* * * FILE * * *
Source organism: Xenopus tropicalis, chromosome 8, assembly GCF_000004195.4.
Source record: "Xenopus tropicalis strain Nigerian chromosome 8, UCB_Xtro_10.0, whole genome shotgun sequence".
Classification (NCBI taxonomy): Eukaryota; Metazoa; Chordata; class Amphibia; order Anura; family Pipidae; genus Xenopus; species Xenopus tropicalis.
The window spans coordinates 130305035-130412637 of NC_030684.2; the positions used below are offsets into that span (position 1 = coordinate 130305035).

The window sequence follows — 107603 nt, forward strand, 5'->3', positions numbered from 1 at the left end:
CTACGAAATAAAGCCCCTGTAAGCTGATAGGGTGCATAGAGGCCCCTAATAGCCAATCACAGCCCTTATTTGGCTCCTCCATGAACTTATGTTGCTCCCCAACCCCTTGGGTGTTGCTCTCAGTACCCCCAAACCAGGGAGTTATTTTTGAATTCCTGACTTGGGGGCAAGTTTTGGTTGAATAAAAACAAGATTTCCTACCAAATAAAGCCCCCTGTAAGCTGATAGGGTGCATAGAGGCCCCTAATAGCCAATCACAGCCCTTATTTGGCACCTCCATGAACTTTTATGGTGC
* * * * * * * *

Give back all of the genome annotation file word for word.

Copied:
Source organism: Xenopus tropicalis, chromosome 8, assembly GCF_000004195.4.
Source record: "Xenopus tropicalis strain Nigerian chromosome 8, UCB_Xtro_10.0, whole genome shotgun sequence".
Classification (NCBI taxonomy): Eukaryota; Metazoa; Chordata; class Amphibia; order Anura; family Pipidae; genus Xenopus; species Xenopus tropicalis.
The window spans coordinates 130305035-130412637 of NC_030684.2; the positions used below are offsets into that span (position 1 = coordinate 130305035).

The window sequence follows — 107603 nt, forward strand, 5'->3', positions numbered from 1 at the left end:
CTACGAAATAAAGCCCCTGTAAGCTGATAGGGTGCATAGAGGCCCCTAATAGCCAATCACAGCCCTTATTTGGCTCCTCCATGAACTTATGTTGCTCCCCAACCCCTTGGGTGTTGCTCTCAGTACCCCCAAACCAGGGAGTTATTTTTGAATTCCTGACTTGGGGGCAAGTTTTGGTTGAATAAAAACAAGATTTCCTACCAAATAAAGCCCCCTGTAAGCTGATAGGGTGCATAGAGGCCCCTAATAGCCAATCACAGCCCTTATTTGGCACCTCCATGAACTTTTATGGTGC